Each week, I read many customer service and customer experience articles from various resources. Here are my top five picks from last week. I have added my comment about each article and would like to hear what you think too. U$ 402bn is on the Table for Brands That Simplify Their CX and EX – […]
Each week, I read many customer service and customer experience articles from various resources. Here are my top five picks from last week. I have added my comment about each article and would like to hear what you think too.
(Eglobalis) Simplicity is an essential aspect of customer and employee experience that can greatly impact a company’s success and its ability to innovate. When an organisation’s offerings are simple and easy to adopt or use, people are prepared to pay a premium for the simpler experiences. Siegel+Gale put the figure at 57%. Making customers’ lives easier can lead to greater loyalty, enhanced customer satisfaction, and ultimately, improved business results.
My Comment: Convenience is one of my favorite topics – so much so I wrote a book about it (The Convenience Revolution). Ricardo Saltz Gulko, a simplification expert, gives his take on Siegel+Gale’s research and much more. How big is simplicity? According to the research, since 2009, a stock portfolio of the publicly traded brands in Siegel+Gale’s research outperformed every major index with a return of 1,841%.
(Concentrix) Loyalty programs were the talk of the town in 2022. As the economy struggled to stabilize due to lingering supply chain shortages caused by the pandemic, coupled with the highest inflation in 40 years, retailers turned to loyalty to attract and retain customers. For brands with existing membership programs, we saw many updates to benefits, rewards, and redemption terms—some of which members received positively, while others were seen as making it more difficult to redeem the rewards members had worked so hard to earn. As we look to 2023, let’s consider what will carry over from last year, and what we can expect to see more of in 2023.
My Comment: Another one of my favorite topics is customer loyalty. This article covers seven “carryovers” from what helped drive customer loyalty for many companies and brands. Some of these include personalization, standing for an important cause, and the end of trust-eroding third-party cookies.
(The Drum) How do brands play the loyalty long-game more effectively at a time when customer retention is more important than ever? Acxiom’s Tate Olinghouse, chief client officer, shares his thoughts on the topic, rounding out his series on customer acquisition, growth, and retention strategies.
My Comment: While this is another customer loyalty article, what makes this interesting is that it starts with the idea that there is a difference between customer retention and customer growth. It’s one thing to get the customer to come back. It’s another to grow the relationship to create a more profitable customer. Research shows that repeat customers spend more, and this article suggests we be more purposeful about it.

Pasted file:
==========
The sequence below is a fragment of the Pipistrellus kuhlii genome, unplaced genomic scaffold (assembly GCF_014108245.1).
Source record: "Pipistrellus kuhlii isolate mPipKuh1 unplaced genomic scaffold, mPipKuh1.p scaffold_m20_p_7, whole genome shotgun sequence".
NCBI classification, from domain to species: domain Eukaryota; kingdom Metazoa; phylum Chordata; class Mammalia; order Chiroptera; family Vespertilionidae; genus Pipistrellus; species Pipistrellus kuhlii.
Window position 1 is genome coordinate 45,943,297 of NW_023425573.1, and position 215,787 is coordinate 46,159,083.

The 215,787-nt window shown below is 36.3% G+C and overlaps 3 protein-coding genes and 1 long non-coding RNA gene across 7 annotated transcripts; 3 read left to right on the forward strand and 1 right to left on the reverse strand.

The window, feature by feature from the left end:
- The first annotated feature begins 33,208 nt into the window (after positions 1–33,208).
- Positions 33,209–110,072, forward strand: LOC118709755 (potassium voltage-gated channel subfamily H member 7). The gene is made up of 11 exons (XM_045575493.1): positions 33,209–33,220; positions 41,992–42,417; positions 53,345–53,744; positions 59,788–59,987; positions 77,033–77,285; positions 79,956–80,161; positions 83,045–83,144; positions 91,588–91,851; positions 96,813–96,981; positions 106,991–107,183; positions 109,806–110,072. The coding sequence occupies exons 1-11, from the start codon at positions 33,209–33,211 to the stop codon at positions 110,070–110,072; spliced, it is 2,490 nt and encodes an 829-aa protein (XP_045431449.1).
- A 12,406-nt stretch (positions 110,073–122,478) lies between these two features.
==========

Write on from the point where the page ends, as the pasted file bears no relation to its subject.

(Newscase) As a business owner, you’re always going to be trying to keep everyone happy. From your employees to your vendors, you’re going to need to navigate a lot of different relationships to lead your company to success. But the relationship you have with your customers will be the most important one of the bunch. You’ll need to make customer management a top priority since you aren’t going to have much business success without satisfying your customers. So, what can you do when managing customers to make the most of it? We’ve put together a list of seven tips that’ll help you make your business/customer relationship better than ever before.
My Comment: Here’s another customer loyalty strategy: make the customer smarter. Does this really work? According to the research cited in the article, consumers are 131% more likely to buy from a brand after they engage with a brand’s educational content. Another survey found nearly 9 in 10 respondents said they’d be likelier to stay loyal to a business that welcomes and educates them after buying their product or service.
(Forbes) In just ten years, Will Guidara and his business partner turned “a beloved, but middling” two-star brasserie into the world’s number one restaurant. While transforming Eleven Madison Park into an iconic New York City restaurant, Guidara learned about the power of stories—how to tell them and how to create them.
My Comment: Some of you may remember the legendary story of the customer that returned a set of tires to a Nordstrom department store, and the salesperson refunded the customer his money – even though Nordstrom has never sold tires! This story emphasized the importance of always taking care of the customer. This article shares several other great stories but, most important, suggests that we create some of our own legendary examples that our customers will share with others. These stories can also become the foundation of your customer service training. Employees need to hear these stories and be encouraged to create some of their own.
Shep Hyken is a customer service/CX expert, award-winning keynote speaker, and New York Times bestselling author. Learn more about Shep’s customer service and customer experience keynote speeches and his customer service training workshops at www.Hyken.com. Connect with Shep on LinkedIn.
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